Yesterday was the last day on the ship, although we got into port on the 19th of May. I was off that ship so fast for a nice, long run after we were moored. We have deployed 35 pieces of equipment, recovered 4 pressure gauges, and spent 10 days out on the ocean. It’s funny, if you would have asked me five days ago whether I would come on the recovery cruise next year to pick up the deployed equipment, I would have said, “No.” But now, my days of debilitating seasickness are far behind me and I can only think of how great the whole experience was. The funny thing about experiences that are very trying is that they offer the greatest rewards. Good lesson for a PhD student, I suppose.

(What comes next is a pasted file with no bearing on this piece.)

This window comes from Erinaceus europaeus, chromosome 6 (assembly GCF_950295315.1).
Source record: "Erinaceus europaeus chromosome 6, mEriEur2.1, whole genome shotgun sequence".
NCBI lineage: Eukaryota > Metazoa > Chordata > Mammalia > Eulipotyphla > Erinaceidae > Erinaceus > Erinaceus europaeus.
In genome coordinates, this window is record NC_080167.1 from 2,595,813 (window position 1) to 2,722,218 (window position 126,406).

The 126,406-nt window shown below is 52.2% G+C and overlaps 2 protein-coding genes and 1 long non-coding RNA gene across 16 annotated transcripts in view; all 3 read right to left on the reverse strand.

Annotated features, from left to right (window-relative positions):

I never posted pictures of the standard aspects of our sea life, our bunks, food, people, etc., so enjoy! It was a pleasure to sail with the PI’s, the scientific team, and the crew, it was a great group of people. Anne and Justin are excellent fun to travel with, and thanks to my roommate Erin for taking care of me while I was sick and for working so hard on the cruise report! And of course, I have learned a lot about ocean bottom seismometer and absolute pressure gauge instruments, data analysis methods, and my future research direction, which is of prime importance